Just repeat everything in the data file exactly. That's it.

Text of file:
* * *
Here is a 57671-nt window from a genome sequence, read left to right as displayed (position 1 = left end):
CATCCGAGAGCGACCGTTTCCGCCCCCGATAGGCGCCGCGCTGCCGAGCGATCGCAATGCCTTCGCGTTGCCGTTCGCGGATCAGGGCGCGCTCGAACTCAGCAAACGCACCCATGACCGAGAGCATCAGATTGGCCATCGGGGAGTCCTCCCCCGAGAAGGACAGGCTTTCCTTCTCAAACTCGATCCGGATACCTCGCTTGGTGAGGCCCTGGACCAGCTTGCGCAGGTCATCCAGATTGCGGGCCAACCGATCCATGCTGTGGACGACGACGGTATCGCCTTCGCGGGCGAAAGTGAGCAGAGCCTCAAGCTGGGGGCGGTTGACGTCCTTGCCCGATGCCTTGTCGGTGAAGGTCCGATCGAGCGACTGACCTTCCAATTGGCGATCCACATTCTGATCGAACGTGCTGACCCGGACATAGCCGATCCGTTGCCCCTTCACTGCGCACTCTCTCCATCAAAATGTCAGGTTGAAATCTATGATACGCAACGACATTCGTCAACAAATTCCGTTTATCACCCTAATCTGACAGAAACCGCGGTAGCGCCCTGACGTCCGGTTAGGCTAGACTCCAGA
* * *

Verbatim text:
Here is a 57671-nt window from a genome sequence, read left to right as displayed (position 1 = left end):
CATCCGAGAGCGACCGTTTCCGCCCCCGATAGGCGCCGCGCTGCCGAGCGATCGCAATGCCTTCGCGTTGCCGTTCGCGGATCAGGGCGCGCTCGAACTCAGCAAACGCACCCATGACCGAGAGCATCAGATTGGCCATCGGGGAGTCCTCCCCCGAGAAGGACAGGCTTTCCTTCTCAAACTCGATCCGGATACCTCGCTTGGTGAGGCCCTGGACCAGCTTGCGCAGGTCATCCAGATTGCGGGCCAACCGATCCATGCTGTGGACGACGACGGTATCGCCTTCGCGGGCGAAAGTGAGCAGAGCCTCAAGCTGGGGGCGGTTGACGTCCTTGCCCGATGCCTTGTCGGTGAAGGTCCGATCGAGCGACTGACCTTCCAATTGGCGATCCACATTCTGATCGAACGTGCTGACCCGGACATAGCCGATCCGTTGCCCCTTCACTGCGCACTCTCTCCATCAAAATGTCAGGTTGAAATCTATGATACGCAACGACATTCGTCAACAAATTCCGTTTATCACCCTAATCTGACAGAAACCGCGGTAGCGCCCTGACGTCCGGTTAGGCTAGACTCCAGA